The earth is the Lord’s… we are God’s stewards

This statement of concern was released by the participants of the Theological Consultation on the Stewardship of Land held on 29 August – 2 September 1988. Through the recommendation of the Urban Rural Mission, it was endorsed by the Executive Committee on 3 December 1988 for dissemination, study and reflection among the constituency of the NCCP.

Historical Dynamics of the Agrarian Reform Program

The Philippine’s is basically agrarian in economy – a fact to be proud of as well as a cause of frustration for a majority of the people. The country produces more than enough for its people, but 80 percent of its 70 percent agricultural sector live in poverty. Why?

A study of the period of direct colonization up to the present neocolonial structure of the Philippine society can lead us to understand the present dynamics of the Philippine agrarian situation.

The emerging socio-cultural, economic and political structure of the Spanish-Philippine society was curtailed by Spanish colonization and an entirely different system of life was introduced. Logically, the Philippines regressed rather than progressed because the colonizers never considered the development of the country. For centuries, the land was mainly used as a commercial exchange post by the Galleon Trade.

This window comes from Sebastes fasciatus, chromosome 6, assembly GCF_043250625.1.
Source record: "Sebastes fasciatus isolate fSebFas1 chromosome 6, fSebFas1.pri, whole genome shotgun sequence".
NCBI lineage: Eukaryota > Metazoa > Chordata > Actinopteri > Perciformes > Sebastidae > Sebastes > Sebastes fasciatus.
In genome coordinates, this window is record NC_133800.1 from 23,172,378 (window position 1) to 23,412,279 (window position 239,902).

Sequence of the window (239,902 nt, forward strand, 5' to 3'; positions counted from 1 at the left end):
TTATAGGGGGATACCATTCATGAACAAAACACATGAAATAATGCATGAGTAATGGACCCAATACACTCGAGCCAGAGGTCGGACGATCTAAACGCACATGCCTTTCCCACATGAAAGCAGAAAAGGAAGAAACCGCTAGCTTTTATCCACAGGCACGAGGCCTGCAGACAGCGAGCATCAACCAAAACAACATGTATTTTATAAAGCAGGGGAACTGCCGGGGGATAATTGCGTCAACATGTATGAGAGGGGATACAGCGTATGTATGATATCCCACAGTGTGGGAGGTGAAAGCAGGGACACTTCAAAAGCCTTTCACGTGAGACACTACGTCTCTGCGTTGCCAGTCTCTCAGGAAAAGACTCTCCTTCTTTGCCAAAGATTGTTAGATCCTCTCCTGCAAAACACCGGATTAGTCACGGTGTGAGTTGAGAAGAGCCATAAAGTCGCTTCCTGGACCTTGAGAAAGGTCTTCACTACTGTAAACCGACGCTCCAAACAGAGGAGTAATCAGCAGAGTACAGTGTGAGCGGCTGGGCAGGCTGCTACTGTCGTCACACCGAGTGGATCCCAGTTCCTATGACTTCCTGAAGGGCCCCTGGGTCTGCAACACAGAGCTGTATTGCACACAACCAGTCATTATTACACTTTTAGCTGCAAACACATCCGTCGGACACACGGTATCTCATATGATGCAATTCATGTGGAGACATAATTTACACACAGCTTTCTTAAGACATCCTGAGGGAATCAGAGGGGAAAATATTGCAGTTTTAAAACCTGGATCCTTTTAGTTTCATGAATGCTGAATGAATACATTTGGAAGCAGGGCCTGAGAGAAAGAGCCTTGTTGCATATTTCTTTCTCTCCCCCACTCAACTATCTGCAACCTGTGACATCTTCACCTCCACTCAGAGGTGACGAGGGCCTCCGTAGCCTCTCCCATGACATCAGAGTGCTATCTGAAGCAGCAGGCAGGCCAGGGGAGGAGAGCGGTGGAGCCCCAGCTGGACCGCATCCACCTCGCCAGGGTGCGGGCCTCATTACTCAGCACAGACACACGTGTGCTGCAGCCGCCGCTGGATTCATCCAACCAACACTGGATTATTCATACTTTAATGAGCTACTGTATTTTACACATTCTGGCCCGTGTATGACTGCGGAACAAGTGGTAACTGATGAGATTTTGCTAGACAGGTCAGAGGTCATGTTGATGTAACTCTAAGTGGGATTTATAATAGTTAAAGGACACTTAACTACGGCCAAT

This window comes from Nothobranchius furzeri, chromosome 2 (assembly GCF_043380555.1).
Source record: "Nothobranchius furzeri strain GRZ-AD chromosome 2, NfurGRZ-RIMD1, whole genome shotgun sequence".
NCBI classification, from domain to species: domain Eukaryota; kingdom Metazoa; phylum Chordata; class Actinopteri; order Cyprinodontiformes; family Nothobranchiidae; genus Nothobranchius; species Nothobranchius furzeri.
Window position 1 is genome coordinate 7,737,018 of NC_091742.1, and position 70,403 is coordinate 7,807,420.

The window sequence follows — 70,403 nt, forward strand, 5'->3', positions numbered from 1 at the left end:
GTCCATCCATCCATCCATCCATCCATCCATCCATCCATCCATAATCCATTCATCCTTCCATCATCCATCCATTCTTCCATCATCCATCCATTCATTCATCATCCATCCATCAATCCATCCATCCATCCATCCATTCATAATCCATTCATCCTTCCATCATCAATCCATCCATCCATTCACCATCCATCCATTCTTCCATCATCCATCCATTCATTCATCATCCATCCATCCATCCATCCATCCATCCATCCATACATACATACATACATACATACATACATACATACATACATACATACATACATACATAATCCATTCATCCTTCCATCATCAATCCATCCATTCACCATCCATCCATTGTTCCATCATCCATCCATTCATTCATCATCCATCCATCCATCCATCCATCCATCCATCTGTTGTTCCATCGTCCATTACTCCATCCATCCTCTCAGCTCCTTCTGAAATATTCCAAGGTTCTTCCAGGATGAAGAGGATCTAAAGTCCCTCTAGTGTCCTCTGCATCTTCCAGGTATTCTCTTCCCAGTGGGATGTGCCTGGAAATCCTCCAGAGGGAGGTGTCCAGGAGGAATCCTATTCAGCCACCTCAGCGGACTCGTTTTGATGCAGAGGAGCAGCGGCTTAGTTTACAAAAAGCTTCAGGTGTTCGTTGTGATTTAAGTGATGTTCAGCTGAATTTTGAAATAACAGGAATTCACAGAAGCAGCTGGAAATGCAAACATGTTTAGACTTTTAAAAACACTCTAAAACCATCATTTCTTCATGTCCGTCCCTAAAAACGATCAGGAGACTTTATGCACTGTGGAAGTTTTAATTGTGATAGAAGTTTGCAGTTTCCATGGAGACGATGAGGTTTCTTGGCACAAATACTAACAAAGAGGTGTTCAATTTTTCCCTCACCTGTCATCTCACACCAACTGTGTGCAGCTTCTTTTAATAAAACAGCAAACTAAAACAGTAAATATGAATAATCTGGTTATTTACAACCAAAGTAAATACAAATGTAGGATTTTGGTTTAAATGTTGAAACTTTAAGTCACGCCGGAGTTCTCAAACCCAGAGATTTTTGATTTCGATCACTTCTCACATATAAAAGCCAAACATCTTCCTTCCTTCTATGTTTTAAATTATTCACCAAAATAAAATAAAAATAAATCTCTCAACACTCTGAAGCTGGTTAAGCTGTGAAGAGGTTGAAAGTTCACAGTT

Capitalism entered the world market and major agricultural products such as coconuts, hemp, tobacco and sugar were in great demand. To ensure the quantitative production of these crops, the Spanish government started the regional cultivation of specific crops, and encouraged the possession of vast tracks of land by chosen individuals, notwithstanding the religious orders. Hence, the so called haciendas and dispossessed people began to emerge and multiply.

The inroad of capitalism into the agricultural sector further manifested during the American period, through the acquisition of the country from Spain, the introduction of foreign crops and the advent of foreign manufacturers and traders at the expense of the people. Such condition prevailed throughout the country’s colonial past, a fact which is true even today.

The people realistically have more reasons to be disturbed in the present context of the Philippine society. The dispossession of land is aggravated by other issues although it remains the primary reason for agricultural unrest.